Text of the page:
When we think about spring, bearded irises often come to our minds. These resilient harbingers of spring often carry personal meaning for gardeners. Many have been shared and passed down from family and friends through the years. For my family, we have nice yellow and white bearded irises from my wife’s mother. They are beautiful reminders of the past that now brighten the spring landscape. We also have some of the more traditional lavender and purple bearded iris. These imported forms come in thousands and thousands of colors and sizes, with more developed every year.
There are over 300 species of irises in the world and there are six different sizes of bearded iris alone. Most of these are native to Europe and Asia. Even though these exotic iris enliven the developing spring landscape, some of the native forms of iris deserve a place in the landscape too. Here are a few garden worthy native Irises that I would recommend.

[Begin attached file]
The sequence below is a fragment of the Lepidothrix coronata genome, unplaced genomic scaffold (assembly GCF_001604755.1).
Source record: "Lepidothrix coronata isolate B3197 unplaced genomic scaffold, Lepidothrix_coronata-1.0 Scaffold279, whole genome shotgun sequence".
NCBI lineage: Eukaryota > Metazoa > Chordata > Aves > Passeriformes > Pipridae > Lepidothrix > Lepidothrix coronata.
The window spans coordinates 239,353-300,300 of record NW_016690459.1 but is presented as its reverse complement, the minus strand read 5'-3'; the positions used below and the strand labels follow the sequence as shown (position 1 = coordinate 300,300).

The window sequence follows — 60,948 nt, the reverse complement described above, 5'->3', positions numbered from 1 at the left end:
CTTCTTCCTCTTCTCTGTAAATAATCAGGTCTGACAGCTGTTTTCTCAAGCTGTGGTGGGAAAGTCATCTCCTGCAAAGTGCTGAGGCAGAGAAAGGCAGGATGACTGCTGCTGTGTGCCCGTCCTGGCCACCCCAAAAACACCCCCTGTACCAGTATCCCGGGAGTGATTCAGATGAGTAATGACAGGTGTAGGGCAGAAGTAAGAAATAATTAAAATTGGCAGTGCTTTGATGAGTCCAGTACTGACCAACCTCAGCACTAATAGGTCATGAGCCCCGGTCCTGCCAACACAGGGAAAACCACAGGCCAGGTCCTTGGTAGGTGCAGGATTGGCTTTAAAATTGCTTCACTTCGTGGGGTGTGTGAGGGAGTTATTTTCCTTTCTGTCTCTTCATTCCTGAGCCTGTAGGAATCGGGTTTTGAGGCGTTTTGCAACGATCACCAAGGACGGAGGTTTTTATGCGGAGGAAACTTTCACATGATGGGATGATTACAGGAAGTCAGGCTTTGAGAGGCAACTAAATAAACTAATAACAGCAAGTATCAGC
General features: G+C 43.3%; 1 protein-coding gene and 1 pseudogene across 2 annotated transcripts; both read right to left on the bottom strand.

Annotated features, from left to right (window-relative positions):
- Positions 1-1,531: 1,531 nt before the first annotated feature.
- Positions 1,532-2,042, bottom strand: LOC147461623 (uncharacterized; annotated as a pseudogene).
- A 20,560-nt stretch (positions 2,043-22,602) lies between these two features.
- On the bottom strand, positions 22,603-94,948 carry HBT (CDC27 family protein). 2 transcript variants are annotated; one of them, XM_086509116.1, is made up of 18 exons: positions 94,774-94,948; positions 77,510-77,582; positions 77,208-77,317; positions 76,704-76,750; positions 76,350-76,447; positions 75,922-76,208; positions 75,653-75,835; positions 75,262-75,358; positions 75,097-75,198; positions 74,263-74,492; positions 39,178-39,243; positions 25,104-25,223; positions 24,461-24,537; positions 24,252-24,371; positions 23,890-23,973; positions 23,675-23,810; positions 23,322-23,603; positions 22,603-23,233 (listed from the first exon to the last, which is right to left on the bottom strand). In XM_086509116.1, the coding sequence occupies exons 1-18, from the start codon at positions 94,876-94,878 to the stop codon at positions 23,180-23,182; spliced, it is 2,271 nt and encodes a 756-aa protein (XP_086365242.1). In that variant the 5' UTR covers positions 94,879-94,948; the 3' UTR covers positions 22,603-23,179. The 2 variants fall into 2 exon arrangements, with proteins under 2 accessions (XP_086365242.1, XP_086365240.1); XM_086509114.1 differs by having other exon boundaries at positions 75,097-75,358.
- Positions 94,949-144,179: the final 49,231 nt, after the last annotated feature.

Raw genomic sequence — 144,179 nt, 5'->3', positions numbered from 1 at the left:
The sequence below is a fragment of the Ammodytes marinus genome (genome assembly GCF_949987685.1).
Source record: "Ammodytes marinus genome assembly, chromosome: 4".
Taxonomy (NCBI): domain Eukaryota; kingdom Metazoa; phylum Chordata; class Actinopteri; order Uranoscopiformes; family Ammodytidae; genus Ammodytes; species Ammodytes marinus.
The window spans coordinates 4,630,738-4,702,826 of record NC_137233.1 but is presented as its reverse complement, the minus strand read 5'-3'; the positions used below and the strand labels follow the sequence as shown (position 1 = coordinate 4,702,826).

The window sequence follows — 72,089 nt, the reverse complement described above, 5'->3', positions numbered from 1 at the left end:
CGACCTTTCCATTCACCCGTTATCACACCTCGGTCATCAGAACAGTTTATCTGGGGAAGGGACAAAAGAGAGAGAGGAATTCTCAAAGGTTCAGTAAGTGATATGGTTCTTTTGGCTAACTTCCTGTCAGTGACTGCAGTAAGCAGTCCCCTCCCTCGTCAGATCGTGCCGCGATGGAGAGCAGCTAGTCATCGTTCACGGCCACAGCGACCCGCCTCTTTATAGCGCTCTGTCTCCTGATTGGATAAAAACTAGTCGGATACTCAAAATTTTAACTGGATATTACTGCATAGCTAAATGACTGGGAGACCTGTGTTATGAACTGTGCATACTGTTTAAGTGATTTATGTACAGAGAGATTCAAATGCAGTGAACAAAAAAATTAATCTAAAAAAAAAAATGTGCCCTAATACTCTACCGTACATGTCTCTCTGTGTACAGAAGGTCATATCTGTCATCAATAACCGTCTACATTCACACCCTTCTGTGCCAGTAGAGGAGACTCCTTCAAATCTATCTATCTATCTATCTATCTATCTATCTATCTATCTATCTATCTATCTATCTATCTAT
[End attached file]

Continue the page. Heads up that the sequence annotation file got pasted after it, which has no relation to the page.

Dwarf Crested Iris-Iris cristata
If you are looking for a shade tolerant groundcover, this diminutive mat-forming wildflower fits the bill. The underground rhizomes slowly spread in and around other shade loving perennials. It has the distinctive narrow pointed leaves that iris have only smaller. In spring, plants brighten the ground with myriads of small blue-violet irises. This spring beauty prospers in woodland settings with average well drained soils.
Copper Iris-Iris fulva
This unusual iris has coppery or reddish flowers in late April through June. The beautiful flowers have three sepals and three petals each arching away from the stem. Like traditional iris, copper iris has bladelike leaves along the flower stems that emerge from a rhizome. They grow two to three feet tall and spread one to two feet. They prefer wetter conditions and thrive in swamps and bottomland forests, and along the edges of sloughs, ditches, canals, and ponds, often in shallow water. It is a species that should be used more often in home gardens, rain gardens, ponds, and water features.